Born in Shanghai, 1962, Ding Yi is an artist with a distinguished style in the Chinese contemporary art world. In the early 90s, his representational works prevailed among the Chinese avant-gardes, drawing attention from the international art world with styles like "Political Pop" and "Cynical Realism". In this atmosphere of seeking new ideas and exposing emotions, Ding Yi's clear and concise painting became an unique artistic pattern. In the year 1988, Ding Yi started to create the first work of his Appearance of Crosses series. The title, "Cross" as "Shi Shi" in Chinese, was originally a term from press printing indicating the lines which mark the boundaries of a page. Thus, in Ding's mind, it suggested the sense of preciseness. He abandoned all the methods of representation and threw himself into the continuous process of replicating standardized cross patterns, by painting the basic short lines as starting-points in an extremely consistent style to create a full picture. In this way, his works were known for their plane and patterned style. Although embracing an obviously abstract sense, his works were different from the abstractionism which usually applies the irregular brushstrokes in creation. Rather, the Appearance of Crosses is an expression of pure reason with the constraint and diminishment of emotions. Ding Yi's works contain harmony, depth and the change of vertical and horizontal being pure and fascinating. He is regarded as the vanguard of the Chinese contemporary abstractionism.
The significance of classical painting is challenged by Ding Yi's style in the Appearance of Crosses. We can't find any story-telling or narrations, nor can we feel any religious, politics or personal memories in his works. The artistic skill of the brushstrokes is not his main focus. The paintings are without traces of expression and detailing, it never meant to reflect the artist's passion nor emotional turmoil. Those intensive and sophisticated brushstrokes carrying not a single superficial message which invoke the audience to contemplate on the process of creating the paintings, such creation requires the artist's concentration and ability to control, along with his supreme patience in overcoming the tiresome of relentless repeat. Thus, the audience's attention is drawn to the artist rather than the painting, as a result to emphasizing the artist's existence as an entity. Ding fulfills himself in painting the Appearance of Crosses as a spiritual practice, so that he can embraces himself in his artistic creation.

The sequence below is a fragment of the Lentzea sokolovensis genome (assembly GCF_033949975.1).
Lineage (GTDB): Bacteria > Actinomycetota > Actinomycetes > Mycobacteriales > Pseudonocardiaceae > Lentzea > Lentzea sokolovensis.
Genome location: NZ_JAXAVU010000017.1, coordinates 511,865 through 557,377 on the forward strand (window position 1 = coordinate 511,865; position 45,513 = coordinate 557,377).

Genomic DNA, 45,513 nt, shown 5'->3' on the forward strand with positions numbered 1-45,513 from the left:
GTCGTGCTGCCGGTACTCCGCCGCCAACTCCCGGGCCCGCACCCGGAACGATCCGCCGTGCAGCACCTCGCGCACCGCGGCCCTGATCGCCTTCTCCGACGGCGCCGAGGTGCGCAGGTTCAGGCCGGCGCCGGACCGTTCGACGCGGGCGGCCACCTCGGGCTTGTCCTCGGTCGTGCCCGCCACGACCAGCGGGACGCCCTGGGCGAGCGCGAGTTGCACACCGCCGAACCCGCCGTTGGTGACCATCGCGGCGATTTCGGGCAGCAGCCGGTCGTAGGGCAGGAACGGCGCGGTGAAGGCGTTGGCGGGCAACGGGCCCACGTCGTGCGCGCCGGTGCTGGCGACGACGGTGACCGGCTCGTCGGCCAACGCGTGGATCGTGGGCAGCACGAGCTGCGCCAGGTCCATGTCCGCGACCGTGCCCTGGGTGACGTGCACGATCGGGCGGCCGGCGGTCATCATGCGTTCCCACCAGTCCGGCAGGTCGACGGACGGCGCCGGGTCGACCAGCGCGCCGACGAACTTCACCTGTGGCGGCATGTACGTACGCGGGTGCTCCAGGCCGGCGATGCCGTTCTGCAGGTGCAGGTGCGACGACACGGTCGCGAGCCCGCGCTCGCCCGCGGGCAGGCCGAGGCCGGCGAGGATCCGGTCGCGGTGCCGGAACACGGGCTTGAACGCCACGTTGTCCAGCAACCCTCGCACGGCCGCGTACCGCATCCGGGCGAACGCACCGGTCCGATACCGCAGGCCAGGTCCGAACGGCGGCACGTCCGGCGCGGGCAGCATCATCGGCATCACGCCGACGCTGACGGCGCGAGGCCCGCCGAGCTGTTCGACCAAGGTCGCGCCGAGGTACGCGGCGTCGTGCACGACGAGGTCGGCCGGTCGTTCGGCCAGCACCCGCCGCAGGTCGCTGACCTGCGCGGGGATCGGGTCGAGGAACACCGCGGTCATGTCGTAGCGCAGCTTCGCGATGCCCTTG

From an Appearance of Crosses (Lot 1479) painted on paper in 1995, we can see Ding's meticulous applying of colors. His ingenious arrangement of brushstrokes in all kinds of colors interacting with each other creates a visual stimulation. Created in the following year, the Appearance of Crosses (Lot 1573) painted on canvas produces a different pattern effect with another kind of arrangement of lines. The intricate brushstrokes disappearing on the edges expose the canvas and create a sense of nature. Appearance of Crosses, Red (Lot 1572) is visually shocking with its vivid red background, on which countless little white crosses akin to Christ's cross. Understanding the "cross" along with Ding's painstaking process in creation, the Appearance of Crosses seems to echoes the western Christian spirit of pain, sacrifice and redemption. We can vaguely identify the squares array in different colors in the centre of the painting and that on the edge a yellow rectangle facet. Akin with Mark Rothko's profoundness of colors and planes, Ding's abstract works acquires the same power of invoking the audience's emotion of observing. Appearance of Crosses 2002-1 (Lot1478) looks like a visualized music world. Red, yellow, green crosses and asterisks like sounds from different instruments repeating their own regular melodies within a piece of music composed in a strict structure, echoing with other sounds in harmony. Symbols in various colors are variable, like the exhilarating varieties among chapters within a piece of music. Every tiny cross eventually gets together to form the great cross which accomplishes the painting. Perhaps, the abstract experience of appreciating music can only be transcending by the abstract forms of art. Ding is questing for change while at the same time keeping his calmness, reason and control. Over the years, Ding has been creating with repetitive subjects and method, not only it reflects on his ardent passion towards art and being truthful as an artist, but also expresses his quest for perfection. Perhaps in his eyes, only through extreme practice can we identify the original perfection of the world.